3 Pathogens That Can Ruin Your Apples!


Whether you're considering growing apple trees for commercial benefit or to use to craft delectable delights in your home kitchen, the last thing you want is for your apple trees to fall victim to pathogens. Although apple trees are fairly pest and disease resistant, there are three conditions that can destroy them if left unchecked. Be on the lookout for these three conditions on your apple trees!

Apple Scab

Apple scab is a scourge that affects apple trees in all parts of the world. Those who live in the northeastern part of the United States may not be able to grow apple trees without taking some measure of protection against this destructive pathogen. Signs of infected trees include circular lesions on leaves, stems, and fruit. The lesions are brown to dark green in color on leaves and stems and become black and scab-like on fruit. Effective control of this fungal disorder requires annual spraying with fungicide.

Powdery Mildew

Powdery mildew is another fungal disease that has the potential to ruin fruit and weaken apple trees. Like apple scab, powdery mildew is a fungal pathogen. Because it can also prevent flower buds from opening, it has an adverse effect on fruit quantity as well as quality. Powdery mildew is most noticeable on the leaves and the fruit, although they also affect blossoms and young shoots. Infected areas look as if silver-gray powder has been sprinkled on their tissue. This condition causes die-back, defoliation, and stunted growth. It also weakens trees to the extent that they are vulnerable to damage and destruction by secondary pathogens. Annual applications of foliar fungicide keeps powdery mildew at bay.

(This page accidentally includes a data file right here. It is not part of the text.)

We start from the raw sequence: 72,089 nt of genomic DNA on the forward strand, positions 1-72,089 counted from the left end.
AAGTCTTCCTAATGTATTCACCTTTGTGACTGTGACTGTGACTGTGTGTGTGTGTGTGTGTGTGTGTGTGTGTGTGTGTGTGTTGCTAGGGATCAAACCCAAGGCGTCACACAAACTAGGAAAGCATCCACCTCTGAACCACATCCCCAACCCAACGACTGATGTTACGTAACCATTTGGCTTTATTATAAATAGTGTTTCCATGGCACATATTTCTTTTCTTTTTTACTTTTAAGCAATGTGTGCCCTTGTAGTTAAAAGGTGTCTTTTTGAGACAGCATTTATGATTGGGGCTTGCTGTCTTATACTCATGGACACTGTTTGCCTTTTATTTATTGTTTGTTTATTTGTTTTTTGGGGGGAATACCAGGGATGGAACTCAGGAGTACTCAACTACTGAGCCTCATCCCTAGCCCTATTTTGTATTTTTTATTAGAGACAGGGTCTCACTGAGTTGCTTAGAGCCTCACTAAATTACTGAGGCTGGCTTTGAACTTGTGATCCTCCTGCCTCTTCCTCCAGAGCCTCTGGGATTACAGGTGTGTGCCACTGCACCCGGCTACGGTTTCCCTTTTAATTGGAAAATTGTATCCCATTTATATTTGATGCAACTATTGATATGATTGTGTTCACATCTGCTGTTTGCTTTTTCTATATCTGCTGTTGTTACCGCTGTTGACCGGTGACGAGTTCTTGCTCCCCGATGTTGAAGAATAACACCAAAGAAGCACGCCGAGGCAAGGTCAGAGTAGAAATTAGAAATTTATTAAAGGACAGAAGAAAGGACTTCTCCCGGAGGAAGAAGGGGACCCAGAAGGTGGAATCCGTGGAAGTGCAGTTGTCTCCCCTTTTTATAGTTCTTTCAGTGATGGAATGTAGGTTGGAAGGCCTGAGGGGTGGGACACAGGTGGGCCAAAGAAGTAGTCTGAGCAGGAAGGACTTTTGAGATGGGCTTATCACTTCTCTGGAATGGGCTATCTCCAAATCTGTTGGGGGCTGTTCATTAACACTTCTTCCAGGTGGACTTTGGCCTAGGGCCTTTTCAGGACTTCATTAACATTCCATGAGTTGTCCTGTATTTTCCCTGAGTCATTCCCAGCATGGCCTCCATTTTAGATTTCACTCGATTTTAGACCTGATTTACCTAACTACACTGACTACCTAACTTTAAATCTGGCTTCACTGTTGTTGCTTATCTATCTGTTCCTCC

Fire Blight

Fire blight is another scourge that requires vigilance on the part of those who grow apple trees. Symptoms include a grayish-green tinge on emerging blossoms that rapidly turns black or brown, young leaves and shoots that are black or brown, and droplets of ooze during warm, humid weather. The blossoms die within two weeks of being infected, resulting in little or no fruit production. Unlike the preceding two conditions, fire blight is caused by bacteria. When allowed to continue unchecked, fire blight leaves the entire tree with the appearance of having been scorched by fire. It can be controlled using an integrated approach that combines bactericides and cultural controls.

Contacting a professional tree service, such as Sylvester's Tree Service, at the first sign of any of the above conditions may also help save your trees.


14 July 2015

Growing Better Food

When I started farming on my land, I thought of it as mostly a hobby. Instead of worry about the quality of my beets and potatoes, I focused on having fun with my kids and learning how to operate my farming equipment. However, as time went on, I realized that farming offered some pretty valuable opportunities. I started selling some of my goods at local farmer's markets, and it was amazing to see how much people enjoyed my stuff. I want to teach you how to grow better food, so that you can eat better and make the world a wonderful place.